School of Freshwater Sciences professor Sandra McLellan and team are leading a new national effort to track the spread of COVID-19 by monitoring levels of SARS-CoV-2, the virus that causes the disease. Unlike initiatives that test individuals for the virus, McLellan and her colleagues are searching sewage.
SARS-CoV-2 passes through the body and ends up in wastewater, eventually making it to sewage treatment plants. Monitoring the concentration of the virus in wastewater has the potential to be more comprehensive than individual testing and can signal when a hotspot is developing.
However, deploying sewage surveillance programs for SARS-CoV-2 is complex in practice, requiring not only wastewater sampling and analysis, but also data interpretation and communication of results to public health officials who can act on it.
McLellan’s team joins researchers at New York University Tandon School of Engineering, Stanford University and the University of Notre Dame in a collaboration to create a “startup blueprint” for municipalities that plan to implement SARS-CoV-2 sewage surveillance. It would address dual challenges: implementation of best practices for sample collection, analysis and interpretation, and speedy and appropriate translation and communication of results to public health decision makers.
The goal of the project, which is supported by a $250,000 grant from the Alfred P. Sloan Foundation, is to transfer lessons learned to other cities and regions to aid in the deployment of impactful wastewater surveillance programs for COVID-19 and other pathogens that arise as future health threats.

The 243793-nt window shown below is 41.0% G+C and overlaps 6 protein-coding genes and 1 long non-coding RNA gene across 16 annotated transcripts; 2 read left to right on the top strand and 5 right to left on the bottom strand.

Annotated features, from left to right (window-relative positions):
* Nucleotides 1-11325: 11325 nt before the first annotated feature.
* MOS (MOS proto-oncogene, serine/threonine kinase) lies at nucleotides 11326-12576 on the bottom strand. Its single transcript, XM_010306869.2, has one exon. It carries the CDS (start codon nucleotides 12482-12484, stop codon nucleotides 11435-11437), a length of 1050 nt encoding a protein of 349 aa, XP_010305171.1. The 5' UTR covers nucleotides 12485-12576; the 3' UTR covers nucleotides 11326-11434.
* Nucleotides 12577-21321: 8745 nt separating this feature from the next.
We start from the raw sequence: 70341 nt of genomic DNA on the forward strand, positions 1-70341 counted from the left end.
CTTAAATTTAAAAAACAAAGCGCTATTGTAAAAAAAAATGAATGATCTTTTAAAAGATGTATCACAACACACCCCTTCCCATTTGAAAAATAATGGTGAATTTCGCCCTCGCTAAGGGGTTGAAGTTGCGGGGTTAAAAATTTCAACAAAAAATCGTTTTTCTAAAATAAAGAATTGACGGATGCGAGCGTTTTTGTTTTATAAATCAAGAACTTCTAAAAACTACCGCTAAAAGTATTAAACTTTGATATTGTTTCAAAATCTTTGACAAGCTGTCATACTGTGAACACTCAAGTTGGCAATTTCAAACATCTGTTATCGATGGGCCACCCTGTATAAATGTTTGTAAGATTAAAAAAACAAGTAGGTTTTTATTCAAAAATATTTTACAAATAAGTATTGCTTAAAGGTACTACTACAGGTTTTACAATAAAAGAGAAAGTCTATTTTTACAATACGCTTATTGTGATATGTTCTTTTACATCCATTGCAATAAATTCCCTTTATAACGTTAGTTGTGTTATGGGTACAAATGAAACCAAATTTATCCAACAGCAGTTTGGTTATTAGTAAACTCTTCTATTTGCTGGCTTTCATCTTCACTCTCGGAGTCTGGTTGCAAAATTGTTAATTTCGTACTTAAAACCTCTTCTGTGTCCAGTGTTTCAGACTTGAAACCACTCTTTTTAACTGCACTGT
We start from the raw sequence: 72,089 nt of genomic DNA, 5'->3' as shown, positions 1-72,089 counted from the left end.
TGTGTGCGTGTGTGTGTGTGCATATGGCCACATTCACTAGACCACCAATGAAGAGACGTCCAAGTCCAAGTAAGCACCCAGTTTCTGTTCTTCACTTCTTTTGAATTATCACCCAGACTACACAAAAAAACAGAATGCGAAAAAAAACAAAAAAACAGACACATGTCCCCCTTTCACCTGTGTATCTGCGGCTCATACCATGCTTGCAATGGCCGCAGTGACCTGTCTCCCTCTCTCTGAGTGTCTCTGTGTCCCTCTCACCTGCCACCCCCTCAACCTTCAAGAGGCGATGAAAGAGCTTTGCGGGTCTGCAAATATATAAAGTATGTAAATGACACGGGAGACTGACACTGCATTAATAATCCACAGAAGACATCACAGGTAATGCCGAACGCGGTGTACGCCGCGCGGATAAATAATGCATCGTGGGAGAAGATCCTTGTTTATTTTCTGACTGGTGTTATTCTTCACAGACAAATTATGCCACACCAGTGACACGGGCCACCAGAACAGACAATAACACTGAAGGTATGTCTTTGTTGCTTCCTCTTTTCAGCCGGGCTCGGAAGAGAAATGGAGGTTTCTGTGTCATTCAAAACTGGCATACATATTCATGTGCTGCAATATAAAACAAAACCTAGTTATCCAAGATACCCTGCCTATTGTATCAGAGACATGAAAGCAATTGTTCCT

McLellan is implementing a surveillance program that generates SARS-CoV-2 data for the state of Wisconsin, including weekly data at 42 wastewater treatment plants in the most populated counties.
“The pandemic response is constantly evolving, and data and knowledge for decision-making is lacking,” said McLellan, the lead investigator on the grant. “This project will bridge the gap between rapidly evolving research in wastewater surveillance and the public health entities that can use this information to better respond to this threat.”
McLellan said using data from Wisconsin, New York and other projects across the nation would make it possible to develop a national monitoring network, and that the findings from the expert panel and surveillance methods development will also be offered as open source to public health officials and practitioners.